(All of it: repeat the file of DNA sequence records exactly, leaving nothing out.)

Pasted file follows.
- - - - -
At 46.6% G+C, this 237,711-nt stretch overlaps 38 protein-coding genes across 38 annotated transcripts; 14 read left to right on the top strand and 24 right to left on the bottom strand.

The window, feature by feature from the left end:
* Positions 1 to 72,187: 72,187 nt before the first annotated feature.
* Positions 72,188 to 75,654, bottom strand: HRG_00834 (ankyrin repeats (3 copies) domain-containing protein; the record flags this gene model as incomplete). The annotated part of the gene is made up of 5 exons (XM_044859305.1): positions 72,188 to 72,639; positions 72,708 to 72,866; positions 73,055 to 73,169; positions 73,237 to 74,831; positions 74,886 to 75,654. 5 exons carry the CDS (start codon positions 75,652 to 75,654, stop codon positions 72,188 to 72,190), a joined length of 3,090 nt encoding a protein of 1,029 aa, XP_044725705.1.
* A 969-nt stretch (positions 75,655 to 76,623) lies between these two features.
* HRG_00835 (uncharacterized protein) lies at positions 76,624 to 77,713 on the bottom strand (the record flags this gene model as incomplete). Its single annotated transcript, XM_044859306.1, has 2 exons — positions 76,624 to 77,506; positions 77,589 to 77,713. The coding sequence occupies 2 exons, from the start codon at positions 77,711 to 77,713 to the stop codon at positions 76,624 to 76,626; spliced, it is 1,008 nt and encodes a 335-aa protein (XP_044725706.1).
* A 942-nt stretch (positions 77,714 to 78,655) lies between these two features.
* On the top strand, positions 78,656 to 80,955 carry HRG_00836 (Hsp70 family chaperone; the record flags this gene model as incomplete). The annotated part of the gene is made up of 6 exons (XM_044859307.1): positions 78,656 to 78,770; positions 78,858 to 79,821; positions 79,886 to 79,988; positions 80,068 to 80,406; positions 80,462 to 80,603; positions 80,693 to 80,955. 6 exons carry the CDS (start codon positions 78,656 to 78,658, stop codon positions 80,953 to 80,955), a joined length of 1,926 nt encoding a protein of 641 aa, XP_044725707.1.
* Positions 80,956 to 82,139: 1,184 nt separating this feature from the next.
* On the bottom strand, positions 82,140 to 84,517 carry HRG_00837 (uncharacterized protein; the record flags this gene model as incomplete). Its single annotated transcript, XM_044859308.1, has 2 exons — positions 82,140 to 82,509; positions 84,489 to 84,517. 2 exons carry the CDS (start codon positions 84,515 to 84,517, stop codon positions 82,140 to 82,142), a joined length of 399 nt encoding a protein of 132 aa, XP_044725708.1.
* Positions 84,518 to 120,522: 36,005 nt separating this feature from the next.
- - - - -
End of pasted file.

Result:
At 46.6% G+C, this 237,711-nt stretch overlaps 38 protein-coding genes across 38 annotated transcripts; 14 read left to right on the top strand and 24 right to left on the bottom strand.

The window, feature by feature from the left end:
* Positions 1 to 72,187: 72,187 nt before the first annotated feature.
* Positions 72,188 to 75,654, bottom strand: HRG_00834 (ankyrin repeats (3 copies) domain-containing protein; the record flags this gene model as incomplete). The annotated part of the gene is made up of 5 exons (XM_044859305.1): positions 72,188 to 72,639; positions 72,708 to 72,866; positions 73,055 to 73,169; positions 73,237 to 74,831; positions 74,886 to 75,654. 5 exons carry the CDS (start codon positions 75,652 to 75,654, stop codon positions 72,188 to 72,190), a joined length of 3,090 nt encoding a protein of 1,029 aa, XP_044725705.1.
* A 969-nt stretch (positions 75,655 to 76,623) lies between these two features.
* HRG_00835 (uncharacterized protein) lies at positions 76,624 to 77,713 on the bottom strand (the record flags this gene model as incomplete). Its single annotated transcript, XM_044859306.1, has 2 exons — positions 76,624 to 77,506; positions 77,589 to 77,713. The coding sequence occupies 2 exons, from the start codon at positions 77,711 to 77,713 to the stop codon at positions 76,624 to 76,626; spliced, it is 1,008 nt and encodes a 335-aa protein (XP_044725706.1).
* A 942-nt stretch (positions 77,714 to 78,655) lies between these two features.
* On the top strand, positions 78,656 to 80,955 carry HRG_00836 (Hsp70 family chaperone; the record flags this gene model as incomplete). The annotated part of the gene is made up of 6 exons (XM_044859307.1): positions 78,656 to 78,770; positions 78,858 to 79,821; positions 79,886 to 79,988; positions 80,068 to 80,406; positions 80,462 to 80,603; positions 80,693 to 80,955. 6 exons carry the CDS (start codon positions 78,656 to 78,658, stop codon positions 80,953 to 80,955), a joined length of 1,926 nt encoding a protein of 641 aa, XP_044725707.1.
* Positions 80,956 to 82,139: 1,184 nt separating this feature from the next.
* On the bottom strand, positions 82,140 to 84,517 carry HRG_00837 (uncharacterized protein; the record flags this gene model as incomplete). Its single annotated transcript, XM_044859308.1, has 2 exons — positions 82,140 to 82,509; positions 84,489 to 84,517. 2 exons carry the CDS (start codon positions 84,515 to 84,517, stop codon positions 82,140 to 82,142), a joined length of 399 nt encoding a protein of 132 aa, XP_044725708.1.
* Positions 84,518 to 120,522: 36,005 nt separating this feature from the next.